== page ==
- Shopping Bag ( 0 items )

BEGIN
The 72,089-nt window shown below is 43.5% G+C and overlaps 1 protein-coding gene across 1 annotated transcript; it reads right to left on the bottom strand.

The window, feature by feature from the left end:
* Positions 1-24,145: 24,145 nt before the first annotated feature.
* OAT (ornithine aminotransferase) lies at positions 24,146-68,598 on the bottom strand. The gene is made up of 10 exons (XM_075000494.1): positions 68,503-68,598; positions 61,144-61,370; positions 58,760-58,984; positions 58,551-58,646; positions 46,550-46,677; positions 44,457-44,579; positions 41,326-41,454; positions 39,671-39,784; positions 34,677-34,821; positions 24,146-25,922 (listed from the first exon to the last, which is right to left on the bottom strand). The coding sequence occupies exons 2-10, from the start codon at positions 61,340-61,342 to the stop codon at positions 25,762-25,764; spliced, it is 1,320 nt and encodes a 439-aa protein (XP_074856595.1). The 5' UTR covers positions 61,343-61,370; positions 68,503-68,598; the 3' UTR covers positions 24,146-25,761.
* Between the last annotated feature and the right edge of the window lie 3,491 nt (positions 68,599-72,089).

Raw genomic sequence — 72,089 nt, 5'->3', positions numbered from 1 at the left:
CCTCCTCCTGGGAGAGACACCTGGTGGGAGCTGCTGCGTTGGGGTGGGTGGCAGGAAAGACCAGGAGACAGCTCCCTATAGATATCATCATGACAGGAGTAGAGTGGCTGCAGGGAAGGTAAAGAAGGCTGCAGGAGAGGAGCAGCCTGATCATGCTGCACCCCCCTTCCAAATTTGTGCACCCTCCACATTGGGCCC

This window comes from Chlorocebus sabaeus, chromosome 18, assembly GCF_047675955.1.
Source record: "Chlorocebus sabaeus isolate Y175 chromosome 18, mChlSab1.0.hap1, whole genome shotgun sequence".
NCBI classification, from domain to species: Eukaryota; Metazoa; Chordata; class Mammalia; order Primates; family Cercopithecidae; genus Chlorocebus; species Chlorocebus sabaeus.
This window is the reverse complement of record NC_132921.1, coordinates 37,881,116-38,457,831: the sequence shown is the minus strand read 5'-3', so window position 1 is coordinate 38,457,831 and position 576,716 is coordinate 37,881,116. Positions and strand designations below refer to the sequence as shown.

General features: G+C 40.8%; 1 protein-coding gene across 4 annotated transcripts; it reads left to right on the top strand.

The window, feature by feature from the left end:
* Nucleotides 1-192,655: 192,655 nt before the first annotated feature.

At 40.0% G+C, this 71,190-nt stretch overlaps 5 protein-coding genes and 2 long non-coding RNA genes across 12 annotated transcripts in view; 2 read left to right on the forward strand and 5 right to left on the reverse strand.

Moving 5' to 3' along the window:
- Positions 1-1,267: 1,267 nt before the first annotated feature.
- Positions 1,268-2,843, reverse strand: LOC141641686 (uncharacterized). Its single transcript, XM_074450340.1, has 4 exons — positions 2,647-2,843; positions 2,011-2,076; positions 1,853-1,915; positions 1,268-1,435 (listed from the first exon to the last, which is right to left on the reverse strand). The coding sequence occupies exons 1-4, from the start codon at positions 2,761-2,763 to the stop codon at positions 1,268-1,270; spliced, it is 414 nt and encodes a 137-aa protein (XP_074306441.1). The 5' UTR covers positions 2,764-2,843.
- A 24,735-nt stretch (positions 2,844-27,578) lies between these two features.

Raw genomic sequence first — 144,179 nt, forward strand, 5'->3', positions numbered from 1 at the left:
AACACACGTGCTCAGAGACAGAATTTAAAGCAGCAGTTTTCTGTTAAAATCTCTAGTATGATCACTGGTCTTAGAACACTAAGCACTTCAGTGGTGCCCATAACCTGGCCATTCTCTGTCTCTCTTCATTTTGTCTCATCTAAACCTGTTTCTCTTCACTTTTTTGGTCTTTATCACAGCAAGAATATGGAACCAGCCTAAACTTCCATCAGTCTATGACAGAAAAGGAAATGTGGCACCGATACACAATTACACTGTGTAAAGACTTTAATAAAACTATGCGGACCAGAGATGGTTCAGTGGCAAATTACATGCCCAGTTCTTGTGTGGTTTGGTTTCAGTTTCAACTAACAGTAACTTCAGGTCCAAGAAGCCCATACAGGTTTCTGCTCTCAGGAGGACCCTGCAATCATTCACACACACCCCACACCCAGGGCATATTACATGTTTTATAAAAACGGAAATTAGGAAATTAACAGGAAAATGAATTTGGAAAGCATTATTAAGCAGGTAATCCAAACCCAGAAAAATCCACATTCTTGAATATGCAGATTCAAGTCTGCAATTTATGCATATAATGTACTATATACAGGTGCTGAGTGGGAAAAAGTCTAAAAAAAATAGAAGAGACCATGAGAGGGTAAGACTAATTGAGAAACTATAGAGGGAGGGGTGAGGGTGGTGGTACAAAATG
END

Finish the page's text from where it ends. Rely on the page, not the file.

O'Hear (philosophy, Univ. of Buckingham; director, Royal Inst. of Philosophy) offers much enthusiasm for, clear summaries of, and moderate insight into 19 of the significant canonical works of Western literature, beginning with The Iliad and The Odyssey and ending with Goethe's Faust. Citing with approval philosopher David Hume's remark that the same Homer who pleased in Athens and Rome still pleases in London and Paris, O'Hear assumes an ahistorical stance, passing over historical contexts and the vast secondary literature. He defines the great books as possessing an objective significance that goes beyond individual and subjective interpretation. The point is not what we feel about the work or how we make it conform to us but how we are transformed by it. His readings are clear and his writing fluent, but his discussions do not go far beyond plot summaries. Recommended only for public libraries.